Raspberry Pi Malware Turns the Mini-Computer Into Cryptocurrency Miner

 
Share on Facebook Tweet Share Share Reddit
Raspberry Pi Malware Turns the Mini-Computer Into Cryptocurrency Miner

Highlights

  • The distribution of malware started in second half of May
  • The malware specifically targets Raspberry Pi
  • The name of cryptocurrency mined has not been disclosed

If you are one of those people who use the default "Pi" username on Raspberry Pi, it is time to pay attention. Dr. Web, an anti-malware company, has now discovered a new malware that goes by the name Linux.MulDrop.14 and turns Raspberry Pi into a cryptocurrency miner, resulting in production of money for hackers from your machine.

In order for the Raspberry Pi to catch the malware, the device is required to be kept on with SSH ports open, as pointed out in a report by The Register. The Dr. Web describes the malware by saying the trojan "is a script that contains a compressed and encrypted application designed to mine cryptocurrency."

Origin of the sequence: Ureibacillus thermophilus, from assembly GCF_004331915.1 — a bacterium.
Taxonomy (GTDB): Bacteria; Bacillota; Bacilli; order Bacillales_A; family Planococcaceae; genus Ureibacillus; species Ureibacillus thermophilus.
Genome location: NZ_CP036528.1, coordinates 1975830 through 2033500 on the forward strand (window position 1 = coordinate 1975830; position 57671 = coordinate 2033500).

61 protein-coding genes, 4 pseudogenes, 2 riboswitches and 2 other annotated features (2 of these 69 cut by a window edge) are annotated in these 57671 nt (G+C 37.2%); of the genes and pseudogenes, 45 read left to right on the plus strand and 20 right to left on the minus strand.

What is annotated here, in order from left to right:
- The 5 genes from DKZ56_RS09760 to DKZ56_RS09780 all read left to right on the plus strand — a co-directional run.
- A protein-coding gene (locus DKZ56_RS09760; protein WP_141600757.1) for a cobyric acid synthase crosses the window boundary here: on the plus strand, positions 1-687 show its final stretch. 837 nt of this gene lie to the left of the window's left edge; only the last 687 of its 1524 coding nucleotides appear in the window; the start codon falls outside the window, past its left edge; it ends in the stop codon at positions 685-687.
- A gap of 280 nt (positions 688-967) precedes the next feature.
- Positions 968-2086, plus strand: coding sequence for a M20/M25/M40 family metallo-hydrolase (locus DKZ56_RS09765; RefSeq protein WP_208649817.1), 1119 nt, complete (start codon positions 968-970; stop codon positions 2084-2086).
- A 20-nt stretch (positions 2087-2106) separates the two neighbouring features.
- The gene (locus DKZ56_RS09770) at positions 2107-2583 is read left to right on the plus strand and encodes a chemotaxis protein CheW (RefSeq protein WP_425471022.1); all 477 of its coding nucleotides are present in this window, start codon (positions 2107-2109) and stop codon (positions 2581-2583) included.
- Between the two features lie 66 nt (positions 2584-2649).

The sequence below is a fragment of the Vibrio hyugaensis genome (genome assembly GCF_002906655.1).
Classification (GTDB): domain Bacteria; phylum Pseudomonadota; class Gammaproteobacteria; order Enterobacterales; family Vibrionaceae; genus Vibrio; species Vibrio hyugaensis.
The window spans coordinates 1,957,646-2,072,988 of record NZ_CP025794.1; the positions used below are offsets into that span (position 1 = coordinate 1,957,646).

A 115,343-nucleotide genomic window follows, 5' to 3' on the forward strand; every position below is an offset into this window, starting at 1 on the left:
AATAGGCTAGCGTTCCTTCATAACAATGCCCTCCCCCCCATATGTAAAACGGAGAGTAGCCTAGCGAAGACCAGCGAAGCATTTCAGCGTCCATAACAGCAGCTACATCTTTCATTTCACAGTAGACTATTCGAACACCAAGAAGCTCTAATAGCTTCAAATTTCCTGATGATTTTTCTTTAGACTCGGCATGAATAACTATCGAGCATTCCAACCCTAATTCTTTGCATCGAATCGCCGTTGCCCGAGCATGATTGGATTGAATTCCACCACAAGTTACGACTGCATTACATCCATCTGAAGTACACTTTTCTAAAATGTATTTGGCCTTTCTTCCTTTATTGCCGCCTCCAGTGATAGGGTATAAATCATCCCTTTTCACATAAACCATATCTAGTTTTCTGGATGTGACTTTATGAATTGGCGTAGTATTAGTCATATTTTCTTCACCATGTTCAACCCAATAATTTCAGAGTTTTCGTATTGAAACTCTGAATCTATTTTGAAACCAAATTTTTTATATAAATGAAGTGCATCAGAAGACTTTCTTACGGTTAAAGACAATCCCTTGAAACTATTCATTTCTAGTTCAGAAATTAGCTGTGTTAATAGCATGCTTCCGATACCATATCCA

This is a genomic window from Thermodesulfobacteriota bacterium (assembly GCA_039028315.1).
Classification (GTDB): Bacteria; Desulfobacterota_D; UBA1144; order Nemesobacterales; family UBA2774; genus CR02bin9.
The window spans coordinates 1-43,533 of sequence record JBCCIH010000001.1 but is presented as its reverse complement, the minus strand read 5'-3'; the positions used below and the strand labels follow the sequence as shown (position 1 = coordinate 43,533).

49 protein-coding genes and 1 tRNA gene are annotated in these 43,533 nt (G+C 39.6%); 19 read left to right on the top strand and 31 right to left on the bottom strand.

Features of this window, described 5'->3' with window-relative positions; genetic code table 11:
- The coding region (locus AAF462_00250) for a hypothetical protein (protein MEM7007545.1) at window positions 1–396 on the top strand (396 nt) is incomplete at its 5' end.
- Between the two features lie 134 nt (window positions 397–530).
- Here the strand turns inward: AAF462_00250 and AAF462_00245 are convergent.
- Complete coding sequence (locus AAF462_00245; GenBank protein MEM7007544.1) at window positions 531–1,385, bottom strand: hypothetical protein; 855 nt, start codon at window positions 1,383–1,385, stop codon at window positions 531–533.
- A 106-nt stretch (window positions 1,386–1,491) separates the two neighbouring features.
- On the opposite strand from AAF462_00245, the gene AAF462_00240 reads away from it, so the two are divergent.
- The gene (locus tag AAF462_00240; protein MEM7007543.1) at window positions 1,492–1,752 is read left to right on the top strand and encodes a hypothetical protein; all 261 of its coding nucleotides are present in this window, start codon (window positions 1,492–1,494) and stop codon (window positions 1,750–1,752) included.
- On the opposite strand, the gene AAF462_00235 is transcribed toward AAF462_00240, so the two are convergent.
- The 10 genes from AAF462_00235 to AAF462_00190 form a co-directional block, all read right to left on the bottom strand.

Dr. Web says that the malware changes the passwords of the devices that it infects and then unpacks and launches a miner. Then, the malware, in an infinite loop, starts searching for network nodes with an open port 22, as per the antivirus company.

"After establishing a connection with them via the SSH protocol, the Trojan attempts to run a copy of itself on them," it said.

The Linux.MulDrop.14 malware specifically targets Raspberry Pi and the distribution of this malware reportedly started in second half of May. While the name of the cryptocurrency has not been mentioned, it is expected that several machines would be targeted to work collectively as a single Raspberry Pi does not carry the hardware capable of handling the mining process efficiently.

It seems like the affordable mini-computer that captured the imagination of tech world when it was first introduced has now managed to attract attention from hackers as well

For the latest tech news and reviews, follow Gadgets 360 on Twitter, Facebook, and subscribe to our YouTube channel.

GST E-Way Bill Implementation Date May Be Extended Due to Lack of Software
New Technique to Identify 'IMSI Catchers' That Pretend to Be Cell Towers
 
 

Advertisement

 

Advertisement

Advertisement